As a major energy consumer with one of the fastest-growing economies in the world, India plays a key role in mitigating climate change and transitioning to a global clean energy economy. India is also the world’s third largest emitter of greenhouse gases, with 68.7% of these emissions coming from the energy sector. As part of its climate mitigation efforts, India has set an ambitious target of installing 450 gigawatts (GW) of renewable energy by 2030 (enough to theoretically power over 330 million households). This target is an advancement of India’s previous energy goal, which aimed for the deployment of 175 GW of renewable energy by 2022. USAID has partnered with India to develop projects that support the achievement of these clean energy targets and overall decarbonization of the power sector.
Through the Partnership to Advance Clean Energy Deployment (PACE-D 2.0 RE) initiative implemented in partnership with the Government of India’s Ministry of New and Renewable Energy (MNRE), USAID/India aims to promote the deployment of renewable energy technologies, including wind and solar, in India. The goal of PACE-D 2.0 RE is to reduce power purchase costs, make India’s power supply more reliable, and improve the country’s energy security. One of the program’s primary approaches addresses a major challenge to renewable energy deployment: the lack of planning in major power distribution companies.
“Distribution utilities are the most important stakeholders, but also the weakest link” in renewable energy deployment, explains Anurag Mishra, USAID/India’s Senior Clean Energy Specialist. The distribution sector plays a critical role in India’s clean energy transition because distribution companies purchase the power from renewable energy projects and are responsible for the supply and distribution of energy to consumers.
However, insufficient resource planning methods have led to inefficiencies and poor financial health in India’s distribution sector. Through PACE-D 2.0 RE, USAID/India developed an energy planning software for distribution companies to advance power systems and reduce costs. This Renewable Energy Procurement Optimization and Smart Estimation (REPOSE) tool helps distribution companies better predict consumers’ energy demand, integrate renewable energy technologies into resource plans more efficiently, and optimize current and future renewable energy procurements. PACE-D 2.0 RE trains distribution company energy forecasters and analysts to use the REPOSE software through professional workshops and webinars.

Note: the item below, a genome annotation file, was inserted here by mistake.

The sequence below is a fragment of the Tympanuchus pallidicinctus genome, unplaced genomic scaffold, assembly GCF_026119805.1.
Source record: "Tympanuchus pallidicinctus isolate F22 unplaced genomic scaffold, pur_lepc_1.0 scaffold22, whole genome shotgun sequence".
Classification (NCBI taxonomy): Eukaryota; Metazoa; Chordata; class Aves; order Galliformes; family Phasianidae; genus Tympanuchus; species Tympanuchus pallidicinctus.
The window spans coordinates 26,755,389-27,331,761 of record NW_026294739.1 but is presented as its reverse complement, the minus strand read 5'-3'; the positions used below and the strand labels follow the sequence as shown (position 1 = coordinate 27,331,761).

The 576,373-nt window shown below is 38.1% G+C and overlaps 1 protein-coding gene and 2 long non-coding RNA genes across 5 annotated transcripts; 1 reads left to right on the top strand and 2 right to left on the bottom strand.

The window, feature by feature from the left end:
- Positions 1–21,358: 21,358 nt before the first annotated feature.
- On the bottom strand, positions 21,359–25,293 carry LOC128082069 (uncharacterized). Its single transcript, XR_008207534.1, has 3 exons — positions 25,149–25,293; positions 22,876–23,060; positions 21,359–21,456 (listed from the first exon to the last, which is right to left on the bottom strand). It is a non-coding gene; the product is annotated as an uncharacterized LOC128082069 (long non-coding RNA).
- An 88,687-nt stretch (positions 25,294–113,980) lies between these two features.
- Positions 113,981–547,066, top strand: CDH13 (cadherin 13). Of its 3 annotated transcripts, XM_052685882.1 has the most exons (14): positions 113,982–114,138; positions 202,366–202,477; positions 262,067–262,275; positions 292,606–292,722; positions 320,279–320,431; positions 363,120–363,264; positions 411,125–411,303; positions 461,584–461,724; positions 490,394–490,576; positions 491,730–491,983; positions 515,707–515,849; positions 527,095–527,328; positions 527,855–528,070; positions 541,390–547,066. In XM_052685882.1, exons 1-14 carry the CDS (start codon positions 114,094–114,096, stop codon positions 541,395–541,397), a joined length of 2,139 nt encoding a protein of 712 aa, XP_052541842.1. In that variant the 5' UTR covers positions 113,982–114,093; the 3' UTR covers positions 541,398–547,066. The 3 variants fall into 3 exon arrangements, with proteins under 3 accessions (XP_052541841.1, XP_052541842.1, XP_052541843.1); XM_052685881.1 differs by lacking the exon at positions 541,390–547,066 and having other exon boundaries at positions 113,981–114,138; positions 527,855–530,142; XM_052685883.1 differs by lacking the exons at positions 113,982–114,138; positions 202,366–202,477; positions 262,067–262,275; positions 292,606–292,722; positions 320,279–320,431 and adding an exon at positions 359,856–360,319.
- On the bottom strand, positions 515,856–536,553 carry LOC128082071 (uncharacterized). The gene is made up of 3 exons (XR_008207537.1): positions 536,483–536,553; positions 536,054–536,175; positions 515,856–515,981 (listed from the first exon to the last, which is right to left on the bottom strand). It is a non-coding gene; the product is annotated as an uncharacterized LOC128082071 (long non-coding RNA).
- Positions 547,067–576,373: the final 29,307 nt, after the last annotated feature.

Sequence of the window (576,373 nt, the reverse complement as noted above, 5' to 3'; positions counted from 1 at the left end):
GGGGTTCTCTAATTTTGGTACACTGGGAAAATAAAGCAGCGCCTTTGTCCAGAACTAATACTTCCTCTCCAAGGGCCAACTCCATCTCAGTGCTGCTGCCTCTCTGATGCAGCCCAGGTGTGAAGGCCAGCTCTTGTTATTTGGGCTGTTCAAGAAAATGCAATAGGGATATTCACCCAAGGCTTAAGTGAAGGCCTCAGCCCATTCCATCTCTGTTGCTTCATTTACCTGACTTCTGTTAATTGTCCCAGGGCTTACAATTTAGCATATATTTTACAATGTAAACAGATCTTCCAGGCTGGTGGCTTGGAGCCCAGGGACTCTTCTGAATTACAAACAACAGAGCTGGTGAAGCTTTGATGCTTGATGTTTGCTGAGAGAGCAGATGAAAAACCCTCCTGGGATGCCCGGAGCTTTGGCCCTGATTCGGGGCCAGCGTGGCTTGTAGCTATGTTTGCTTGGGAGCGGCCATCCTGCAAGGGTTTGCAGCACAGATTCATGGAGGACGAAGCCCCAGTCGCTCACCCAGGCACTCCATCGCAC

In India, the REPOSE tool is already used by the distribution utilities in two states and many more states and utilities throughout the country are looking to use this tool. Beyond India, utilities and institutions across the South Asia region have adopted the program’s resource planning methods and utilize the REPOSE tool. In 2020, over 40 professionals from Bangladesh, Nepal, and other South Asian countries were trained during PACE-D 2.0 RE’s six-week online certification program on strategic resource planning.
The REPOSE tool has the potential to expand beyond South Asia to other regions where efficient and cost-effective resource planning can support the clean energy transition. The PACE-D program’s advancement of renewable energy deployment and efforts to make clean energy cheaper could help accelerate the global shift from fossil fuels.
“There is no other [energy] source that can compete with solar and wind today, even with the added cost of energy storage [associated with these technologies],” Mishra asserts. These are the signs of the energy transformation necessary for curbing climate warming greenhouse gas emissions and essential contributions to the global effort to limit global warming to 1.5 degrees Celsius.
Kate Minden is a Climatelinks intern who supports the Climatelinks implementation team in researching the stories behind USAID climate and development activities. She is currently pursuing a Bachelor’s Degree in Environmental Science at the University of California, Los Angeles with minors in Conservation Biology and Global Studies.